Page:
Most financial institutions welcome younger customers, since they will be the customers of the future. These organizations may have special leaflets and other information for youngsters or first-time savers.
Helping children learn to save for specific things can be a valuable experience. They will learn that if they don’t fritter away their money on many small purchases, they can afford more expensive things later. When children begin setting goals, be sure you guide them, but do not set goals for them.
Teaching a child to give and share has a value beyond the world of money. Sharing develops thoughtfulness. Preschoolers learn their first lessons in sharing as they exchange or share toys and personal possessions with family members and friends.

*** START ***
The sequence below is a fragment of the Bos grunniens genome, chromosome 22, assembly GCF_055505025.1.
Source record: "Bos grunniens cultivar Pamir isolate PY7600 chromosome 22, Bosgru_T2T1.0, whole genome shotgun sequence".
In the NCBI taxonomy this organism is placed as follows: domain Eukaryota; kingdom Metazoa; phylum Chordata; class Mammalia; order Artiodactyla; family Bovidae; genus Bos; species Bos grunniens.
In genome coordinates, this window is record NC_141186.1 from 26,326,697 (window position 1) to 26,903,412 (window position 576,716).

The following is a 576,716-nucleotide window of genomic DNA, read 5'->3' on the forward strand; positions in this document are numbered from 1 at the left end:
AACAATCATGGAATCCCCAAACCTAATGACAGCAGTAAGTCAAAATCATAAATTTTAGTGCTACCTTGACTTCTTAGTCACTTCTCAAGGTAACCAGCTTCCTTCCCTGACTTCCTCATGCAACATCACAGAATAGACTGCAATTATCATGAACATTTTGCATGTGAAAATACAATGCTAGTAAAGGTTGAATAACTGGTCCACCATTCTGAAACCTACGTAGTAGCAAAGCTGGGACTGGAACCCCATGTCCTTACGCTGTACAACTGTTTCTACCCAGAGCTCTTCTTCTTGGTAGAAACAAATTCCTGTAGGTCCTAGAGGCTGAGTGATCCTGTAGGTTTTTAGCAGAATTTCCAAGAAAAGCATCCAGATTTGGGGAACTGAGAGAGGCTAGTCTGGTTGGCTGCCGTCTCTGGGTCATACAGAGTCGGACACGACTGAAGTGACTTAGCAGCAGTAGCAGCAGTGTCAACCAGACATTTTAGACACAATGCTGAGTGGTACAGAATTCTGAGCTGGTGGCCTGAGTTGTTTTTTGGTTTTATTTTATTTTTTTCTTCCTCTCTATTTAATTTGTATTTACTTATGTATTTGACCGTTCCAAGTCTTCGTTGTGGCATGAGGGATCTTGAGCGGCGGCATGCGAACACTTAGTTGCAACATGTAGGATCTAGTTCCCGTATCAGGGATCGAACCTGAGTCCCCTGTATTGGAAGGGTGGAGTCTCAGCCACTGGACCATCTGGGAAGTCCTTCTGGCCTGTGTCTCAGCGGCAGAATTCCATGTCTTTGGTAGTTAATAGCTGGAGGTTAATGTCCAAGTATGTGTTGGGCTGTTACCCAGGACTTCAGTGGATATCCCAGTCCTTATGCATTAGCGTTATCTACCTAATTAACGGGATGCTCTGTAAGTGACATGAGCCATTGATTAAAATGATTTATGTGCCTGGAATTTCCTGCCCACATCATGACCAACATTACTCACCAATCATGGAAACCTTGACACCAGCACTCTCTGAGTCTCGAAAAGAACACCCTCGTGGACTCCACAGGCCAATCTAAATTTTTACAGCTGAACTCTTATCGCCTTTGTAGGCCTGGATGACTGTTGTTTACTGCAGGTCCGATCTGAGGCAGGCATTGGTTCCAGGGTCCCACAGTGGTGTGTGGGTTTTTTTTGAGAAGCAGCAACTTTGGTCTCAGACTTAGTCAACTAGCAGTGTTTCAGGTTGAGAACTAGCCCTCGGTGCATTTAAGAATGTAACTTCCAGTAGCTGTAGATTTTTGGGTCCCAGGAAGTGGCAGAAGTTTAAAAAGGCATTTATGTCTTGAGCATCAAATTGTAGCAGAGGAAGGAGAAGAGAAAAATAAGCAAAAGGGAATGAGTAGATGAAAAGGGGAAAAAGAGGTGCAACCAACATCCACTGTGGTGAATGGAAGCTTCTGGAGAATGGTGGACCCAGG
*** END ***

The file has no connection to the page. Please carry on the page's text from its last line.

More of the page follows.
Remember that children learn by example. When children see parents and older brothers and sisters sharing their resources, it becomes a natural behavior for them. Encourage children to share time, skills and ideas, not just money and material things.
Encourage children to contribute to community charity projects or other worthwhile endeavors. This helps develop a concern for the welfare of others, beyond the familiar circle of family and friends.
Plan a family outing or vacation. Figure out how much it will cost and plan how to save the money. Let all family members work together to reach the goal.
Visit different financial institutions – banks, credit unions and savings and loans. Bring back information on different kinds of savings accounts and compare them at a family meeting.
Play the stock or mutual fund market. Using the Business/ Investing section of the newspaper, have each family member select $100 of stocks and/or mutual funds. For a set amount of time (perhaps two weeks to four weeks), have everyone track the ups and downs of the stocks and mutual funds selected. At the end of the time period, calculate how much each person’s selected portfolio is worth. The winner is the person who gained the most value in his/ her portfolio.